About this site

Cookies are small text files that identify who you are. Each time you ask for a page, ALPA’s site sends a cookie to your browser. Your browser then returns the cookie to ALPA’s site.

Do I need to accept cookies?
Yes. Your browser's settings must be set to "always accept cookies" or "prompt before accepting cookies" in order to enter the Members Only section.

If You Want to Control Which Cookies You Accept:
You can order your browser to accept all cookies or to alert you every time a cookie is offered. Then you can decide whether to accept one or not.

If you're using Internet Explorer 4.0:
1. Choose View, then
2. Internet Options.
3. Click the Advanced tab,
4. Scroll down to the yellow exclamation icon under Security and choose one of the three options to regulate your use of cookies.

In Internet Explorer 3.0, you can View, Options, Advanced and click on the button that says Warn Before Accepting "Cookies."

If you're using Netscape Communicator 4.0:
On your Task Bar, click:
1. Edit, then
2. Preferences, then
3. Click on Advanced.
4. Set your options in the box labeled "Cookies".

Why did I get a "No cookie" error?
The "No cookie" error message means one of two things:

  • The cookie was never received or accepted by your browser, or
  • Your browser failed to return the cookie with your request for a page.

In order for this system to work, the server and browser need to work together. Unfortunately, different browsers handle cookies differently. Some browsers don’t handle them at all. And some browsers that should handle cookies don’t, or they don’t under certain circumstances.

We know that certain browsers do not work:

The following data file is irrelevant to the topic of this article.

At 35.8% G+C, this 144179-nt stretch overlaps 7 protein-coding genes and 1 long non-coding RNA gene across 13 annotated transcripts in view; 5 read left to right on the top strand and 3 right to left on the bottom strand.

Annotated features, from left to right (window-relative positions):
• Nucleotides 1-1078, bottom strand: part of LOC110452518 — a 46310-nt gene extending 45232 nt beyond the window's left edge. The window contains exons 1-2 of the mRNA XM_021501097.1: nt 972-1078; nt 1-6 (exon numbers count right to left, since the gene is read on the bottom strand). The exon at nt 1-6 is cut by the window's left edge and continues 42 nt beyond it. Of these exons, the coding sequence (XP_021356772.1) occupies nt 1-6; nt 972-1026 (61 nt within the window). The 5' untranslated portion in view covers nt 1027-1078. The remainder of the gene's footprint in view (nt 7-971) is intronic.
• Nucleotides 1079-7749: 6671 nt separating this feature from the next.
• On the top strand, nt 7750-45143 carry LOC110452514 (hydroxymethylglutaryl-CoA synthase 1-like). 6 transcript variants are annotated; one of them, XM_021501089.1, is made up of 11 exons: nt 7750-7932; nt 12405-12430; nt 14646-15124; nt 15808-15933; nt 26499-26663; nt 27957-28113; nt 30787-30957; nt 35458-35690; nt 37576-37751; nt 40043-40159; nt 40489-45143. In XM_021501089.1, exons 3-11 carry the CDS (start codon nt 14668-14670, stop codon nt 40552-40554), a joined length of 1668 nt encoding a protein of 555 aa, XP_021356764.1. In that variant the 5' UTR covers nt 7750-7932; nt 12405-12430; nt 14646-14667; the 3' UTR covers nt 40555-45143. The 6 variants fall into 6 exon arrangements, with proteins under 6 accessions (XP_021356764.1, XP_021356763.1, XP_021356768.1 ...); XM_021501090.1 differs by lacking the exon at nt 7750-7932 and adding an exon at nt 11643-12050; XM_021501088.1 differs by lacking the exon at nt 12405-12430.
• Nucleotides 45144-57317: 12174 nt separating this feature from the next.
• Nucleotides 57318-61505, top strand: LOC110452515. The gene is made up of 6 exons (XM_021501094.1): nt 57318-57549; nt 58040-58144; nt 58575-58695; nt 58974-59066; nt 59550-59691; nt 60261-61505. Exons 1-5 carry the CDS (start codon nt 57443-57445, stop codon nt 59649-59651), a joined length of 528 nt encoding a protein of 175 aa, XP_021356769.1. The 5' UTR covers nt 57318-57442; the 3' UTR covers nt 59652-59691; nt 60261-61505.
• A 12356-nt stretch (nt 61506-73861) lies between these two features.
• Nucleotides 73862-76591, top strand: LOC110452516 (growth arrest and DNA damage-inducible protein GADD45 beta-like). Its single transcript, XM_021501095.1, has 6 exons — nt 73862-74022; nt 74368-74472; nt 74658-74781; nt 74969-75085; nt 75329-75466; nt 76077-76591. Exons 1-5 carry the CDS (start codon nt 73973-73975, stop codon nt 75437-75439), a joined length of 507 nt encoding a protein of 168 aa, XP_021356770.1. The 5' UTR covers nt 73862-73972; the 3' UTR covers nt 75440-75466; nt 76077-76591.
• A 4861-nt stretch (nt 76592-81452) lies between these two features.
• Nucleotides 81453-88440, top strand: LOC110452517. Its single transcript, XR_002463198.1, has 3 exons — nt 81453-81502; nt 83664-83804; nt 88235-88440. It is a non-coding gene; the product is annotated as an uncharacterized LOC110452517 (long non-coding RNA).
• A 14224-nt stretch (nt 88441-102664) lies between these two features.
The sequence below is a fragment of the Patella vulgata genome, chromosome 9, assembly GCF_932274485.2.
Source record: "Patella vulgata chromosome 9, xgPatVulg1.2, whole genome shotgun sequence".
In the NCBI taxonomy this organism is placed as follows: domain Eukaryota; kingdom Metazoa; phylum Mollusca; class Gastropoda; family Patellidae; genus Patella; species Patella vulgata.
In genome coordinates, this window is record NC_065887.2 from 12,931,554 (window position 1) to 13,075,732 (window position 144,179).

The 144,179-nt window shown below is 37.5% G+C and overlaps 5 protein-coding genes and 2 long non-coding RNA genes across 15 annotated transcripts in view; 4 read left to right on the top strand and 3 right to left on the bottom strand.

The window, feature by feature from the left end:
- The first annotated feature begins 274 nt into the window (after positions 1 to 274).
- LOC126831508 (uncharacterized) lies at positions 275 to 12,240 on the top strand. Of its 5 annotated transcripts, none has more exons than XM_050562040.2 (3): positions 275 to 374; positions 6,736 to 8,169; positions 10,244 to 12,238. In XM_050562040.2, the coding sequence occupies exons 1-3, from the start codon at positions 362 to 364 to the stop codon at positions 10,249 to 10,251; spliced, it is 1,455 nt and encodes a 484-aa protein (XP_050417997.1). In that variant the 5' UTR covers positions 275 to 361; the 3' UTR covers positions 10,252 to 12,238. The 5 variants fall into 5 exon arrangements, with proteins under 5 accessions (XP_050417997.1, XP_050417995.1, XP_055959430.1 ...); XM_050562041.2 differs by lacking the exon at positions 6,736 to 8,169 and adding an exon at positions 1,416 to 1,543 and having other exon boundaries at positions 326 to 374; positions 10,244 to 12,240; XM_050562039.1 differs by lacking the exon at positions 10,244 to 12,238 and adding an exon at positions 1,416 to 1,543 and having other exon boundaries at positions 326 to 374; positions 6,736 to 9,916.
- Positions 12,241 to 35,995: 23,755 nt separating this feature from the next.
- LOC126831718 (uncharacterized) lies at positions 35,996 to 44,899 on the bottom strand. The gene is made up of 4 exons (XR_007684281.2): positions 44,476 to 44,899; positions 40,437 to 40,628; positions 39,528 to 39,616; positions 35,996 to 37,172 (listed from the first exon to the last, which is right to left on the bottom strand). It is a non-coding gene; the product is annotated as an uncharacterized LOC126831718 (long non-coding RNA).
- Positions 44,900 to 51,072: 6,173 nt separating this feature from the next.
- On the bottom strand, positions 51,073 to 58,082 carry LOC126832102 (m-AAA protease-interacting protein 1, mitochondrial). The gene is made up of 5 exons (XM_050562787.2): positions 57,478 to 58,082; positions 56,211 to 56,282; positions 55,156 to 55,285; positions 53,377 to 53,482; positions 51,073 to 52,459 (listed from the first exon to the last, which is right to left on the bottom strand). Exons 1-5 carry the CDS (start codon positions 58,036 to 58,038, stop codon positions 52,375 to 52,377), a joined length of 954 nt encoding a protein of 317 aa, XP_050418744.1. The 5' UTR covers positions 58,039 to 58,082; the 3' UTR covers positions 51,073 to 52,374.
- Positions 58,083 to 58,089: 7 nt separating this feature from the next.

• Older version of AOL (for Windows 3.1)
  • CompuServe software releases prior to and including 3.02.

The problems with CompuServe have been corrected with the issuance of CompuServe 3.04, which can be requested free of charge by dialing 1-800-48-UNION. If your airline uses CompuServe for bidding, call 1-800-BID-FAST (1-800-243-3278).

If you receive the "No cookie" message, go back and try again. If that doesn’t work, here are a few suggestions:

  • Use either Microsoft version 3.0 or higher or Netscape 3.0 or higher.
  • Make sure your cookies are not disabled.

For help from ALPA, please be sure to note the version of the browser you are using, as well as the type of operating system you’re using (Windows NT, 95, or 3.1, MAC, etc.).

How do cookies work?
Cookies are small data structures delivered by a Web site (ALPA) to a Web client (you). The Web site may deliver one or more cookies to the client. The client stores cookie data in one or more flat files on its local hard drive. In certain cases (determined by the data in the cookie itself), the client returns the cookie to the server that originally delivered it.

Can cookies read information from a user's hard drive?
No. Cookies can only store data that is provided by the server or generated by an explicit user action.

Can cookies be used to gather sensitive information, such as a user's e-mail address?
Cookies can be used to store any information that the user volunteers. They cannot be used to gather sensitive information.

Where are cookies stored?
Cookie data is stored unencrypted on the user's hard drive (although during actual communication it is stored in memory). The file name is different for each platform. For example, on Windows machines, cookie data is stored in a file called COOKIE.TXT.

How long do cookies last?